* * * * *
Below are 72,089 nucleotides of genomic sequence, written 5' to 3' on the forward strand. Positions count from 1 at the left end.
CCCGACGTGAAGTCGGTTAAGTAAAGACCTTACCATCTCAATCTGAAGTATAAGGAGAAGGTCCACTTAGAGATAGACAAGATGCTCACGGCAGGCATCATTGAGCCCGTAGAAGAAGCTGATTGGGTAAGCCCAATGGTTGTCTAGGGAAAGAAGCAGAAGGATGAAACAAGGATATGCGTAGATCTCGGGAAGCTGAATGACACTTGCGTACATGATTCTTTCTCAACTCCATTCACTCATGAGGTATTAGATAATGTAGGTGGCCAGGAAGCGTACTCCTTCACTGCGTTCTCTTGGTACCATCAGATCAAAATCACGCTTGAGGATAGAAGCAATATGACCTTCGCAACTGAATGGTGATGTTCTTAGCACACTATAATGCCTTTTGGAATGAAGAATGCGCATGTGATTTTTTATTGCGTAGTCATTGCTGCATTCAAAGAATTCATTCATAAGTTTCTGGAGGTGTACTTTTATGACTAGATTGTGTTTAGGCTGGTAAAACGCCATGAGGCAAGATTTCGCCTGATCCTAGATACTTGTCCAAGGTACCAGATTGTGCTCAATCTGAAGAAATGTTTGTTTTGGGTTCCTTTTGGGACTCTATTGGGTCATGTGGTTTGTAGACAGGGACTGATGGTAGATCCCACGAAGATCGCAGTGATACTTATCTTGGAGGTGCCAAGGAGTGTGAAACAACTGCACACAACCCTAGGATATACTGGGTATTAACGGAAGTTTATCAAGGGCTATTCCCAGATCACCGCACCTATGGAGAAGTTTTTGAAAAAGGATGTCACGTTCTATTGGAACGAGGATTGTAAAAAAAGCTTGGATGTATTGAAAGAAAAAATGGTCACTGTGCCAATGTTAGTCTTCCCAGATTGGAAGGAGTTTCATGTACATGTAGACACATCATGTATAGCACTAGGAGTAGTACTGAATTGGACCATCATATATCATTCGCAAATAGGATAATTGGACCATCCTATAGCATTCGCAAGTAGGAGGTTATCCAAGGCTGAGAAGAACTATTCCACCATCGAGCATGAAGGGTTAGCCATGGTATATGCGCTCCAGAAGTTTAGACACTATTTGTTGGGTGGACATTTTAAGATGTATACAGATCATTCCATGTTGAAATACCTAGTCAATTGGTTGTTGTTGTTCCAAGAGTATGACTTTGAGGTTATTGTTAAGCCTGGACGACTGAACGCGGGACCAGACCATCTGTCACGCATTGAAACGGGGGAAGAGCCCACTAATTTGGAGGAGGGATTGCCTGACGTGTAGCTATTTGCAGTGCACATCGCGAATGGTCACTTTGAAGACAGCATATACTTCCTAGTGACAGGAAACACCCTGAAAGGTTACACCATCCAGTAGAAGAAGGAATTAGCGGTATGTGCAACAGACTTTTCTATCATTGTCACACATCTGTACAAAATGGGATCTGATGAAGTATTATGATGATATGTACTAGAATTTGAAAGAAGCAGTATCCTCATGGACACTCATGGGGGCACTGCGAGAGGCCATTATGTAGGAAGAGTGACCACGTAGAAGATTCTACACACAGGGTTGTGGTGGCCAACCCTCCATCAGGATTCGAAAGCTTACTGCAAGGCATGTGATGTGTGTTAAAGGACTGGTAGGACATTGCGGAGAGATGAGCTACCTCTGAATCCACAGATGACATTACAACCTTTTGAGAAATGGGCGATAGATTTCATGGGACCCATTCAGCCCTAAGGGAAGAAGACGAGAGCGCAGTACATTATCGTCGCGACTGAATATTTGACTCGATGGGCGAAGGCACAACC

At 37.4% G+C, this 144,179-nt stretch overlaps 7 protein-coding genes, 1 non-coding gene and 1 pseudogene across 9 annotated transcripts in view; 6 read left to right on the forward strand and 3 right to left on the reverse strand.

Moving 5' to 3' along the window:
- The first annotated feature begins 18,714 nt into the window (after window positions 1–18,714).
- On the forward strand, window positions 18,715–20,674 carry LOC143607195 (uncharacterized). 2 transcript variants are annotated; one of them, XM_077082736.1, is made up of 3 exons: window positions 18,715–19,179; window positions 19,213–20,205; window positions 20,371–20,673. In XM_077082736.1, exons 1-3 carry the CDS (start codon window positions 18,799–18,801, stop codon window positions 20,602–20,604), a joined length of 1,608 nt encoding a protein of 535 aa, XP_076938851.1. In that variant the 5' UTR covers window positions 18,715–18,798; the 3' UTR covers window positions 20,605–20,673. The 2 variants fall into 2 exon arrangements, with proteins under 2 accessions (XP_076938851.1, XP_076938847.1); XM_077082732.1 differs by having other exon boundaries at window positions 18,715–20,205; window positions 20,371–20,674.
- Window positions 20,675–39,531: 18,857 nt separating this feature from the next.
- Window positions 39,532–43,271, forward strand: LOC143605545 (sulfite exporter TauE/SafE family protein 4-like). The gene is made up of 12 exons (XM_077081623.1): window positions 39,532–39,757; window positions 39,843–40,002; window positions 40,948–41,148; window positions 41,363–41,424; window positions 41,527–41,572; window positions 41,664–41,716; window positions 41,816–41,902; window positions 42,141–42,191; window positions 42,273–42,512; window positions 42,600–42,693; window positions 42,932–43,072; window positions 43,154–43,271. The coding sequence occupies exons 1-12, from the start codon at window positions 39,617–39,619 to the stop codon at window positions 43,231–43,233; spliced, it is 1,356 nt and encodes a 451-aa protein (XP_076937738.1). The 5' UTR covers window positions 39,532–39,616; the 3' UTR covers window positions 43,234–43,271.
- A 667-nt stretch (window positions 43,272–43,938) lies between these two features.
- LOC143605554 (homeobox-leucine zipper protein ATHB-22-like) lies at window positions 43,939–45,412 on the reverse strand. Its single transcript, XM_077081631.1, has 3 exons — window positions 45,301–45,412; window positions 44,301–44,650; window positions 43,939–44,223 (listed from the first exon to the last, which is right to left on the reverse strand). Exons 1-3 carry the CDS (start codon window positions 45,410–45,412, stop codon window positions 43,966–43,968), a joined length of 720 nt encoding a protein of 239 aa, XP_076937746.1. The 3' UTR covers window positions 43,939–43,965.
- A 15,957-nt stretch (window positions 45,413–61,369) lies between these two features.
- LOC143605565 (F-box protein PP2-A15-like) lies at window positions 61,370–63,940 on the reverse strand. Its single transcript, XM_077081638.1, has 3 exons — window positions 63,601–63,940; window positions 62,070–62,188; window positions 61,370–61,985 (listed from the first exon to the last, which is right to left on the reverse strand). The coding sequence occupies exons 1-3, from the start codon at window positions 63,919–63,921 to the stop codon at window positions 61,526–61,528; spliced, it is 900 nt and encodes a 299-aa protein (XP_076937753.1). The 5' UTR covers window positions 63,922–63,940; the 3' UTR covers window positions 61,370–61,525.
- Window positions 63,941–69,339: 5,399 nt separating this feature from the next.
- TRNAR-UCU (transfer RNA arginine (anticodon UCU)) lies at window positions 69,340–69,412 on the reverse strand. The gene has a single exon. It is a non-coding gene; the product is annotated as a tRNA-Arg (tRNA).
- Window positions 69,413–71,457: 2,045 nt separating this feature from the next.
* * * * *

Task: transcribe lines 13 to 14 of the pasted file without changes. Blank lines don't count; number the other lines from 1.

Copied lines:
- Window positions 63,941–69,339: 5,399 nt separating this feature from the next.
- TRNAR-UCU (transfer RNA arginine (anticodon UCU)) lies at window positions 69,340–69,412 on the reverse strand. The gene has a single exon. It is a non-coding gene; the product is annotated as a tRNA-Arg (tRNA).